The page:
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Afghan Cauldron is Boiling but Too Early to Write Its Government’s Epitaph

Afghan policeman keeps watch at the check post on the outskirts of Kabul. Photo: Reuters/Mohammad Ismail

Afghan policeman keeps watch at the check post on the outskirts of Kabul. Photo: Reuters/Mohammad Ismail

Afghanistan does not need foreign troops. But it does need food, fuel, and firepower.

Prospects for peace in Afghanistan have darkened. The Taliban is convinced that military victory over Afghanistan as a whole is within its grasp, and there is a widespread belief that the Taliban’s march to power cannot be stopped. The Western press predicts that Kabul will soon, inevitably fall. It is true that Afghanistan is set for more turbulence, yet all is not lost. It is too early to write the epitaph of the current Afghan government.

The recent reversals of the Afghan National Defence and Security Forces’ (ANDSF) positions equally are a setback for the United States and the North Atlantic Treaty Organisation (NATO). Their two decades-long military presence failed to prevent the Taliban, which was provided sanctuary, sustenance and support by Pakistan, from regaining much of the ground it lost in 2001. President Biden promised that US forces would leave Afghanistan in a safe, orderly and responsible way. Their hasty departure, before Afghan forces could make alternate arrangements, has benefitted the Taliban. This action has won former President Trump’s approbation, while former President Bush calls it a mistake.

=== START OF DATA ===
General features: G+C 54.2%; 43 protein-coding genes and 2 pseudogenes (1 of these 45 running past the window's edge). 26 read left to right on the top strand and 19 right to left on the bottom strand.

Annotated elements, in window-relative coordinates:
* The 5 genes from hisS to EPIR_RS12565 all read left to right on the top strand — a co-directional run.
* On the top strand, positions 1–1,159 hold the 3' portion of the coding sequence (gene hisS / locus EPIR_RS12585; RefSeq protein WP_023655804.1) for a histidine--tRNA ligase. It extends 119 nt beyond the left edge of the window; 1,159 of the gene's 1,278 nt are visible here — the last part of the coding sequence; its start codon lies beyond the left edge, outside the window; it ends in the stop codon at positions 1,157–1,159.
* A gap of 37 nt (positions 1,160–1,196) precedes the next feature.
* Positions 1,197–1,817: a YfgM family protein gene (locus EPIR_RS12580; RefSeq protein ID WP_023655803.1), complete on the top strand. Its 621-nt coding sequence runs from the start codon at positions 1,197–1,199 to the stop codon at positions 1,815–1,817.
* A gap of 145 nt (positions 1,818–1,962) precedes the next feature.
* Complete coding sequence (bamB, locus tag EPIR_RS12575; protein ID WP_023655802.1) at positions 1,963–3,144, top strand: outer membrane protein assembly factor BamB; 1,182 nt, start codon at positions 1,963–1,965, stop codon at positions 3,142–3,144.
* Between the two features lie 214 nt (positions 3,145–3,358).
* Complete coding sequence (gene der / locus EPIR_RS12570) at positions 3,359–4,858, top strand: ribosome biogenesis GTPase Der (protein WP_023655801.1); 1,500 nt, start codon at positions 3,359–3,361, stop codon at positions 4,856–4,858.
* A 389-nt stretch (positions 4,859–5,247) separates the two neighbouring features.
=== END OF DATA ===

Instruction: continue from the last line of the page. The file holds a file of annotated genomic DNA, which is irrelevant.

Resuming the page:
Biden is continuing the course set by his two predecessors. US ineptitude in handling its exit goes back to President Obama. On December 1, 2009, he announced an additional deployment of US troops and an exit strategy for them, famously criticised as being “all about exit and not at all about strategy”. He set July 2011 as the deadline to begin pulling US forces out of Afghanistan. That is when the Taliban, which temporarily hunkered down, confidently predicted an eventual US defeat. The United States had 11 years to ensure that the ANDSF had the requisite wherewithal to fight on its own.

What Afghanistan Needs

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The immediate context of the current crisis is the February 2020 Doha Agreement between the Taliban and the US government. The prime purpose of the Agreement was to secure an arrangement for the complete withdrawal of US forces from Afghanistan, which both protagonists desired. In its anxiety to extricate itself from Afghanistan, the United States had struck a deal directly with the Taliban, blindsiding the Afghan government and undermining it. The absence of any compliance mechanism in the Doha Agreement made the Taliban’s commitments meaningless.

The ink was barely dry after the signing of the Doha Agreement when the Taliban declared that its commitment to reduce violence applied only to foreign forces and not to Afghans. Violence resumed, and killings continued. The Taliban forces have made rapid gains in rural areas, where they have been present for over a decade, on the outskirts of cities. These will not be attacked seriously until end-August, the scheduled pull-out of all foreign forces. Kandahar will have particular symbolic value for the Taliban and will be the focus of its future military contest.

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Important international border crossings and customs points have, for now, fallen into the Taliban’s hands. These include Spin Boldak, near Kandahar, on the Pakistan border, Islam Qala (Iran), Torkhundi (Turkmenistan), Hairatan (Uzbekistan), and Sher Khan Bandar (Tajikistan). Marshal Abdur Rahim Dostum’s home base in Sheberghan, an Uzbek stronghold, is under attack. Yet, the loss of Afghan government control on these is not irreversible. Contrary to reports in the media, the Salma Dam on the Hari Rud River in Herat province is very much in the hands of the Afghan government.